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Fort Myers, Florida
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Arcadia, Florida
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Tampa, Florida
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Port St Lucie, Florida
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Crystal River, Florida

Fort Myers

Take wing to a vibrant Florida vacation destination

Southwest Florida’s rich history and sunny disposition are what make Fort Myers a Gulf Coast gem. Situated on the Caloosahatchee River and a short distance from the Atlantic Ocean, this city manages to pull off industrious growth despite the draw of lazy beach life calling from just a few miles away. It’s the ultimate vacation draw for all ages.

Fort Myers’ Rise

Fort Myers began life as a trading post in the late 1800s and has gradually taken on the role as the gateway to the Southwest Florida region. Enjoying a laidback atmosphere, the city is a fantastic jumping-off point for jaunts into the Florida Everglades to the south, Tampa Bay to the north and Lake Okeechobee to the east. Despite the temptation to roam, it’s worth your while to stay local and explore all that the city has to offer.

Get aquainted with the area by attending a guided walking tour of downtown Fort Myers. Tour participants stroll past several historic buildings while learning about the people and industries that built the town and Southwest Florida. As you take in the sights, guides will discuss Fort Myers’ role as a base of operations used by European settlers during the wars against the Seminole tribes and the town’s eventual rise into a major trading center.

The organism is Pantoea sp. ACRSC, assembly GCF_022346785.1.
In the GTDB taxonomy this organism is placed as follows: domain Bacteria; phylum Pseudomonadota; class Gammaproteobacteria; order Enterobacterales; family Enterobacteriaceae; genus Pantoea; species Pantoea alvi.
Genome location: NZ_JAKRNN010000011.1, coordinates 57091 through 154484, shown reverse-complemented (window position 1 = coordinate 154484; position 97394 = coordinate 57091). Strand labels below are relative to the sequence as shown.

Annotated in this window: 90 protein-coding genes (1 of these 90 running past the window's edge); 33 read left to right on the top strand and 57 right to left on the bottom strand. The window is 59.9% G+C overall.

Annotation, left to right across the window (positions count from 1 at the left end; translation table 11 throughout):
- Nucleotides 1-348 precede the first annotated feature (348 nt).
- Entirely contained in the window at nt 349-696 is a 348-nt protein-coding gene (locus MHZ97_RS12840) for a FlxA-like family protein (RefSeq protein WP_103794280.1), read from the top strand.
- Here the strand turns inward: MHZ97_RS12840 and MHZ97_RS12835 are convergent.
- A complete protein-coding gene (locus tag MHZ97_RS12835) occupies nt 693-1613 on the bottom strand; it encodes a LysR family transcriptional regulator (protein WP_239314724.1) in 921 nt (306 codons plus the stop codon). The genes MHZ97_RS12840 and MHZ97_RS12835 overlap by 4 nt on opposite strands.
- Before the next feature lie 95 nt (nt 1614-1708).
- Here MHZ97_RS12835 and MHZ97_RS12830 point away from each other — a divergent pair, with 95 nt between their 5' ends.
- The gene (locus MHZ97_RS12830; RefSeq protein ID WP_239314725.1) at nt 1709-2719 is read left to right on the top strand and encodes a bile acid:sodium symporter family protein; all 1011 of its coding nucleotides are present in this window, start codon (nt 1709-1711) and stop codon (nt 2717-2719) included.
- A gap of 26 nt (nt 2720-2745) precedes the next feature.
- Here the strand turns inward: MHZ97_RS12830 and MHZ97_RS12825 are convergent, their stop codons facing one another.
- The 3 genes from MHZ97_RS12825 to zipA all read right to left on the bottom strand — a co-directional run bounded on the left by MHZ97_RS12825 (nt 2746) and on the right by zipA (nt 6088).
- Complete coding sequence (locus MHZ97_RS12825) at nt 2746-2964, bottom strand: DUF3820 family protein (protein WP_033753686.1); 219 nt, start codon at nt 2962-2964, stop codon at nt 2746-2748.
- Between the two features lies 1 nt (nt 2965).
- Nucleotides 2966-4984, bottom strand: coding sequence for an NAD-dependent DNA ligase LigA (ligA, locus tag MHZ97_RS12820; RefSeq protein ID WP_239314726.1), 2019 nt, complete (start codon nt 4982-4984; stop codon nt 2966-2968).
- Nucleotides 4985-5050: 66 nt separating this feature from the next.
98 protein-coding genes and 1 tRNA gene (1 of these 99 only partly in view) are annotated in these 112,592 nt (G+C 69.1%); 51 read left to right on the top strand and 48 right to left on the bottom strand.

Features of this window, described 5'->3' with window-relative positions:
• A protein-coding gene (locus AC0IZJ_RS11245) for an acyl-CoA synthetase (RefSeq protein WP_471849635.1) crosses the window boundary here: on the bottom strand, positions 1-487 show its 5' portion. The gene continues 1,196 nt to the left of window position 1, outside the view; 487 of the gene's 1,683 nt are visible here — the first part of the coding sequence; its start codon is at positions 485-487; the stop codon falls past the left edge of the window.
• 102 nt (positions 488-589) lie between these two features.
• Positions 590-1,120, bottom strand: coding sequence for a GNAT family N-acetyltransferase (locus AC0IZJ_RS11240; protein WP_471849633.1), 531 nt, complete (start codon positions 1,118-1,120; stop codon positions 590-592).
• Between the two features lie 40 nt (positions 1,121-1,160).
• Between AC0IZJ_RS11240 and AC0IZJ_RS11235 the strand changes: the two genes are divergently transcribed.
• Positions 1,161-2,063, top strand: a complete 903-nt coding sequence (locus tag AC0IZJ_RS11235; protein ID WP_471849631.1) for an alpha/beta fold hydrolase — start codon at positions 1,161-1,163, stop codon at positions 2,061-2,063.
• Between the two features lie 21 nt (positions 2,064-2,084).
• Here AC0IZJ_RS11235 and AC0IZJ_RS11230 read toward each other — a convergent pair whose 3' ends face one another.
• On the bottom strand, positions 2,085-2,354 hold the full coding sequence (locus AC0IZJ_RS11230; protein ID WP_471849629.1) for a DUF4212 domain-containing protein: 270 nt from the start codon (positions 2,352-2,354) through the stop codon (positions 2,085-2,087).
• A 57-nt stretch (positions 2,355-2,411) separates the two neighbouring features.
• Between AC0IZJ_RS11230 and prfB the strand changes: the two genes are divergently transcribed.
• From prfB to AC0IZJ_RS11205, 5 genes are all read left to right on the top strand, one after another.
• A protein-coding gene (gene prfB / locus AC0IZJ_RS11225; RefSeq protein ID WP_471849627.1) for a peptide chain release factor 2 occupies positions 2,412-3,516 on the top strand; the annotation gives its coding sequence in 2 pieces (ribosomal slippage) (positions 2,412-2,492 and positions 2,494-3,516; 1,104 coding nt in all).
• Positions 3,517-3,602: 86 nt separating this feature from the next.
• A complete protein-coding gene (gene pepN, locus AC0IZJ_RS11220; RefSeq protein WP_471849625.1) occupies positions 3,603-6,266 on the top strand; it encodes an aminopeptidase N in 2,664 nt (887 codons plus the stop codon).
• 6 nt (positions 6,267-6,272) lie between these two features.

Thomas Alva Edison was one of the city’s most beloved residents, and his winter estate is a popular destination. Visitors to the estate browse historic buildings and gardens, and they can take a peek at the Edison Botanic Research Laboratory where Edison and his fellow winter resident, Henry Ford, researched opportunities to produce domestic rubber for industrial uses.

Ford’s own winter estate is also open to guests, including the Henry Ford Museum and its collection of invention, artifacts and video documentaries on the lives of the two celebrated American industrialists. Wrap up your tour with a stroll through 20 acres of tropical gardens reminiscent of 1920s landscape trends.

Other famous residents whose legacy continues to delight are the Burroughs clan, whose estate showcases the opulent architecture and “modern” amenities that only the wealthy could afford for their turn-of-the-century homes.

The Burroughs Home was built for a Montana cattleman in 1901 as a winter home; businessman Nelson Burroughs purchased the Georgian Colonial Revival house in 1918 and lived there with his wife and four children. The home’s distinct architecture is complemented by interior embellishments such as a grand staircase, oak fireplaces, electric bells and indoor plumbing and electricity—lavish luxuries for the day.  The grounds and the home are open for midweek guided tours throughout the year.

Enjoy Modern Fort Myers

The youngest visitors to Fort Myers are invited to play and explore the wonders of science at Imaginarium Science Center.  Interactive sea life exhibits, an animal lab that’s home to native and non-native species, and a fossil dig site are a few of the hands-on activities that kids can dive right into at this family-friendly destination.